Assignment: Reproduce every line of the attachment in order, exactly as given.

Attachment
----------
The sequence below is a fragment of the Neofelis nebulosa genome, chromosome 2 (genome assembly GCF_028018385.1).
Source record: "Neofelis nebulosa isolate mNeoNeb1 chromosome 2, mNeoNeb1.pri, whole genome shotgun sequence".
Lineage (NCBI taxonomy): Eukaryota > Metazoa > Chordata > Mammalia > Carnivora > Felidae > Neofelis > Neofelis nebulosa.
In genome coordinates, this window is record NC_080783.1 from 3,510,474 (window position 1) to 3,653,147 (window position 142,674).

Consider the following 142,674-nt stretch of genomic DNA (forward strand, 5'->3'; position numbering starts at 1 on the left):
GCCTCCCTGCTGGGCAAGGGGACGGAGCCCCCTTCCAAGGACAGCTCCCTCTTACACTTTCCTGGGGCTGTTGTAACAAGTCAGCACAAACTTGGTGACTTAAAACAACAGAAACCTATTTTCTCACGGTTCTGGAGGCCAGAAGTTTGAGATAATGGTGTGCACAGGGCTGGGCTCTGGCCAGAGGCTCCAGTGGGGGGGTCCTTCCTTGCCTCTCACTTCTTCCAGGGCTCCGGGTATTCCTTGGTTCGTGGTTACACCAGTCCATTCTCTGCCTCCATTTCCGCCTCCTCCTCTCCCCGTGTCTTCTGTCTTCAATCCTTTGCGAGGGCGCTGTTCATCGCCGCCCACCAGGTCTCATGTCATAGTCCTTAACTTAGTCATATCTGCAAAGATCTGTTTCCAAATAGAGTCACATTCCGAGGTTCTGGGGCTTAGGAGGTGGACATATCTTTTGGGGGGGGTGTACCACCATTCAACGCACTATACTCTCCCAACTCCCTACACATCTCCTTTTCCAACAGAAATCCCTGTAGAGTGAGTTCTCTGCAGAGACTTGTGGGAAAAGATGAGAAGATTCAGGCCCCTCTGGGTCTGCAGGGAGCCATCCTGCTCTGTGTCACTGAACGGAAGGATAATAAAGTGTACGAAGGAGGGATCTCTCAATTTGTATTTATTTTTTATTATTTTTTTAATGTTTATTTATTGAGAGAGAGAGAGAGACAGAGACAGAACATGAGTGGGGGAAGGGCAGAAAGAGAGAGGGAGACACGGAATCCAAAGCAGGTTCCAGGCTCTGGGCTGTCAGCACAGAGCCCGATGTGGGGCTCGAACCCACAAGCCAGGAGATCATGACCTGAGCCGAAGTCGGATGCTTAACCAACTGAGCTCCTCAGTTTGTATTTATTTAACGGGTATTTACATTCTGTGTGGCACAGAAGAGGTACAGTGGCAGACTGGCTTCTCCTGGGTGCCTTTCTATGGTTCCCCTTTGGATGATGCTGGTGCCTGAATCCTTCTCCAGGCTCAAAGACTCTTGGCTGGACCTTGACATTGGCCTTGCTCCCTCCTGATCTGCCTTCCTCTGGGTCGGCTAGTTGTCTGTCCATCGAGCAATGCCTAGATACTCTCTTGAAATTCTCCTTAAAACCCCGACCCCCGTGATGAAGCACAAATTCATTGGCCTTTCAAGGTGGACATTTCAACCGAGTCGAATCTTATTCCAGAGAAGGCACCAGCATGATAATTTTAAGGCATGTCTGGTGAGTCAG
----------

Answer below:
The sequence below is a fragment of the Neofelis nebulosa genome, chromosome 2 (genome assembly GCF_028018385.1).
Source record: "Neofelis nebulosa isolate mNeoNeb1 chromosome 2, mNeoNeb1.pri, whole genome shotgun sequence".
Lineage (NCBI taxonomy): Eukaryota > Metazoa > Chordata > Mammalia > Carnivora > Felidae > Neofelis > Neofelis nebulosa.
In genome coordinates, this window is record NC_080783.1 from 3,510,474 (window position 1) to 3,653,147 (window position 142,674).

Consider the following 142,674-nt stretch of genomic DNA (forward strand, 5'->3'; position numbering starts at 1 on the left):
GCCTCCCTGCTGGGCAAGGGGACGGAGCCCCCTTCCAAGGACAGCTCCCTCTTACACTTTCCTGGGGCTGTTGTAACAAGTCAGCACAAACTTGGTGACTTAAAACAACAGAAACCTATTTTCTCACGGTTCTGGAGGCCAGAAGTTTGAGATAATGGTGTGCACAGGGCTGGGCTCTGGCCAGAGGCTCCAGTGGGGGGGTCCTTCCTTGCCTCTCACTTCTTCCAGGGCTCCGGGTATTCCTTGGTTCGTGGTTACACCAGTCCATTCTCTGCCTCCATTTCCGCCTCCTCCTCTCCCCGTGTCTTCTGTCTTCAATCCTTTGCGAGGGCGCTGTTCATCGCCGCCCACCAGGTCTCATGTCATAGTCCTTAACTTAGTCATATCTGCAAAGATCTGTTTCCAAATAGAGTCACATTCCGAGGTTCTGGGGCTTAGGAGGTGGACATATCTTTTGGGGGGGGTGTACCACCATTCAACGCACTATACTCTCCCAACTCCCTACACATCTCCTTTTCCAACAGAAATCCCTGTAGAGTGAGTTCTCTGCAGAGACTTGTGGGAAAAGATGAGAAGATTCAGGCCCCTCTGGGTCTGCAGGGAGCCATCCTGCTCTGTGTCACTGAACGGAAGGATAATAAAGTGTACGAAGGAGGGATCTCTCAATTTGTATTTATTTTTTATTATTTTTTTAATGTTTATTTATTGAGAGAGAGAGAGAGACAGAGACAGAACATGAGTGGGGGAAGGGCAGAAAGAGAGAGGGAGACACGGAATCCAAAGCAGGTTCCAGGCTCTGGGCTGTCAGCACAGAGCCCGATGTGGGGCTCGAACCCACAAGCCAGGAGATCATGACCTGAGCCGAAGTCGGATGCTTAACCAACTGAGCTCCTCAGTTTGTATTTATTTAACGGGTATTTACATTCTGTGTGGCACAGAAGAGGTACAGTGGCAGACTGGCTTCTCCTGGGTGCCTTTCTATGGTTCCCCTTTGGATGATGCTGGTGCCTGAATCCTTCTCCAGGCTCAAAGACTCTTGGCTGGACCTTGACATTGGCCTTGCTCCCTCCTGATCTGCCTTCCTCTGGGTCGGCTAGTTGTCTGTCCATCGAGCAATGCCTAGATACTCTCTTGAAATTCTCCTTAAAACCCCGACCCCCGTGATGAAGCACAAATTCATTGGCCTTTCAAGGTGGACATTTCAACCGAGTCGAATCTTATTCCAGAGAAGGCACCAGCATGATAATTTTAAGGCATGTCTGGTGAGTCAG